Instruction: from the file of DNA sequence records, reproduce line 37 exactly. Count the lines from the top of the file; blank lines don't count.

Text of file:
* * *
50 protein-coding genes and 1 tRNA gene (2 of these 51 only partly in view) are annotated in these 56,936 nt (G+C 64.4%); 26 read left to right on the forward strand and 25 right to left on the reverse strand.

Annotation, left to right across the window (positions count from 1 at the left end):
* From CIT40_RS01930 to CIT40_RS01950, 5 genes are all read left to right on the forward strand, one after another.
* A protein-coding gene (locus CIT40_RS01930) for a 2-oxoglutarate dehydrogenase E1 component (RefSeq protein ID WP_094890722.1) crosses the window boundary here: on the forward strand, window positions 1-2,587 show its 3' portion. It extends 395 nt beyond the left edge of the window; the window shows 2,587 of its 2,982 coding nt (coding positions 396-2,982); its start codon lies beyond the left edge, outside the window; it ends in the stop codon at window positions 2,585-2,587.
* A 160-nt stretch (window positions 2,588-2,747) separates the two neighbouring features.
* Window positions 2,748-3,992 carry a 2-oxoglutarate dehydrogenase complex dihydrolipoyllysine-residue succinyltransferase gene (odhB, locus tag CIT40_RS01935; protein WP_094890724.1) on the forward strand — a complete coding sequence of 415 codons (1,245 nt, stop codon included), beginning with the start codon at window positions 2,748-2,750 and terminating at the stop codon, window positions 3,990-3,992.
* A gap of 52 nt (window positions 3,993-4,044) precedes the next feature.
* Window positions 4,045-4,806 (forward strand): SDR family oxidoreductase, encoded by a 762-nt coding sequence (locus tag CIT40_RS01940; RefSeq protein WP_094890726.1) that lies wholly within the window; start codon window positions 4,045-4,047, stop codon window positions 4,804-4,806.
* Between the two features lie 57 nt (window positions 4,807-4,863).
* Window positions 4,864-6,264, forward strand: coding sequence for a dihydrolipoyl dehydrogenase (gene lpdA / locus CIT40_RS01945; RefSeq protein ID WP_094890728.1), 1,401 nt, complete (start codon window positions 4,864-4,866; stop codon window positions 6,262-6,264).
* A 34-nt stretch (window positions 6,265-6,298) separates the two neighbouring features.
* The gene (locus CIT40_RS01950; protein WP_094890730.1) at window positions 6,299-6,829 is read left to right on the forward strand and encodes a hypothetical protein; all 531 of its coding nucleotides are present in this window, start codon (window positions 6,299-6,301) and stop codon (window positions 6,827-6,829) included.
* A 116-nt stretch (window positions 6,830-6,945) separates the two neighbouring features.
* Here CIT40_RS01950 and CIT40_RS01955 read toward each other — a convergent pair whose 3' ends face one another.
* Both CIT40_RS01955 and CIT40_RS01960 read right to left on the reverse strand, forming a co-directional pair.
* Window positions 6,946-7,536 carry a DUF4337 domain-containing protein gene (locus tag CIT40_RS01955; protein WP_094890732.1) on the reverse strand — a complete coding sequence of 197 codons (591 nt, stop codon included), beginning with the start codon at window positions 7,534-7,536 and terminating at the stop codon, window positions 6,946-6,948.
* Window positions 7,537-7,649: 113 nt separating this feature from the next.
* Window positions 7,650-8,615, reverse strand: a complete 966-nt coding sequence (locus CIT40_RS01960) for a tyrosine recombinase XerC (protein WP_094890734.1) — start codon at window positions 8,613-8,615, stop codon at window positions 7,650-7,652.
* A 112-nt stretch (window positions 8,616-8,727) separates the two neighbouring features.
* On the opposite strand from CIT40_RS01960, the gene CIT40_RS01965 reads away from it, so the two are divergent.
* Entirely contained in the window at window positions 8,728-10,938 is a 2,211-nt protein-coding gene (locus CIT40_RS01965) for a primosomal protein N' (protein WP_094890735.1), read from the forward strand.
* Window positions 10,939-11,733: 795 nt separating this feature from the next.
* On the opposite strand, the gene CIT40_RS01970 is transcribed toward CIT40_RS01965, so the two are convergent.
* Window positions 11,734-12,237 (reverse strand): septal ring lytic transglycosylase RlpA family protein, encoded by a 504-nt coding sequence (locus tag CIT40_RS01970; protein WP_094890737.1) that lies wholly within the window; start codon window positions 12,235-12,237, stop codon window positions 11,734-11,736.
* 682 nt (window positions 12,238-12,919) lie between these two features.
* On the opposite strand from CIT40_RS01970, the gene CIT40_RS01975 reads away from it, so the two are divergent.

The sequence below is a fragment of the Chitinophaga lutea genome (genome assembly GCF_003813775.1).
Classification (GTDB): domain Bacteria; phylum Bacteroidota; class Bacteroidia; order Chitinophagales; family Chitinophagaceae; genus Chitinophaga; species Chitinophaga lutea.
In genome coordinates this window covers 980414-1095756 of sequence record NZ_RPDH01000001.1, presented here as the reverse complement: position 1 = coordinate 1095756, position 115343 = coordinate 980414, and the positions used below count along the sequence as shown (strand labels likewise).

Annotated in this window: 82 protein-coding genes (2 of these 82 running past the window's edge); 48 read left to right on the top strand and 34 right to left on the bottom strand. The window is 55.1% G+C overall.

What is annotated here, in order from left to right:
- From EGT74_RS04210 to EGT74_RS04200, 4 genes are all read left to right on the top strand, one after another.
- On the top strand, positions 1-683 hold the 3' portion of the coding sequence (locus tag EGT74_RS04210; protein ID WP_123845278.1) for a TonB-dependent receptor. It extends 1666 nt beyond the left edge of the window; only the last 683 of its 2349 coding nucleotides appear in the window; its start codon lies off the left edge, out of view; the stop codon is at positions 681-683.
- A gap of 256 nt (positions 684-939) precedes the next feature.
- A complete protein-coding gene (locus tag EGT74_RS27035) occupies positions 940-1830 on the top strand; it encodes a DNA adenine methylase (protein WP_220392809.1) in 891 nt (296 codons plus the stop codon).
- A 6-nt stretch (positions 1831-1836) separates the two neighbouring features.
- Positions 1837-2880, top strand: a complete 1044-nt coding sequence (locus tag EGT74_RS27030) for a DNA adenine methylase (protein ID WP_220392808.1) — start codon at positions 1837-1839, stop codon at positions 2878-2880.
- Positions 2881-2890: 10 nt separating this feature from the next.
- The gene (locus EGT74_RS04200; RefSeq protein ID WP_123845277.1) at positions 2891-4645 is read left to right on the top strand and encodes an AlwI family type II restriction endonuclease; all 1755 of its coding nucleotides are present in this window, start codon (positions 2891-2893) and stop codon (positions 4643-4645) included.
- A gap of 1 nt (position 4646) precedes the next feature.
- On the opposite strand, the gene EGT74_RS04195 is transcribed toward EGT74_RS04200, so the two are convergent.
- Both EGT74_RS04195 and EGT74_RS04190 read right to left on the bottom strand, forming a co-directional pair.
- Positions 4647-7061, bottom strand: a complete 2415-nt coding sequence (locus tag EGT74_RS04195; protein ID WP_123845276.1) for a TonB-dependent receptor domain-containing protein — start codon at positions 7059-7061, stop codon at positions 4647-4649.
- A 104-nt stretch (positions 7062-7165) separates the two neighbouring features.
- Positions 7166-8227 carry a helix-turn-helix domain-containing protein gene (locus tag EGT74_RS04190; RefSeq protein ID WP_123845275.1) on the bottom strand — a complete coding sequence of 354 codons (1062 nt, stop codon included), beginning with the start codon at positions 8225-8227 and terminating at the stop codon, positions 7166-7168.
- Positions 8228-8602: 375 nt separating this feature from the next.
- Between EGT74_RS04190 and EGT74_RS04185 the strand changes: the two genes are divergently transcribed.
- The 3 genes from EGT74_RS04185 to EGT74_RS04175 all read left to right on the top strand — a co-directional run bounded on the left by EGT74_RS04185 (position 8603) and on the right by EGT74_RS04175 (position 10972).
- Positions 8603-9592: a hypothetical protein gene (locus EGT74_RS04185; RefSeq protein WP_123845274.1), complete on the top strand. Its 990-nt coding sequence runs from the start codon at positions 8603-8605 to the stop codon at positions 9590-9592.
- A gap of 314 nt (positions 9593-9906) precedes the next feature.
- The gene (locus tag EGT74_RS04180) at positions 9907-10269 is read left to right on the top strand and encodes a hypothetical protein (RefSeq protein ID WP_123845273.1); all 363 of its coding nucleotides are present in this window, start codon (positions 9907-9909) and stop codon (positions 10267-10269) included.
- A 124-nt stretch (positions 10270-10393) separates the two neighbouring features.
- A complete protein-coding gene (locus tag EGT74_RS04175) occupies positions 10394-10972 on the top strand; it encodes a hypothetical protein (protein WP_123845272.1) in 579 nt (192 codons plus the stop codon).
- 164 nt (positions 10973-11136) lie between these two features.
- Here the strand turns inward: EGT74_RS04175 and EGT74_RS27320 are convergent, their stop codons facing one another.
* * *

- Positions 1837-2880, top strand: a complete 1044-nt coding sequence (locus tag EGT74_RS27030) for a DNA adenine methylase (protein ID WP_220392808.1) — start codon at positions 1837-1839, stop codon at positions 2878-2880.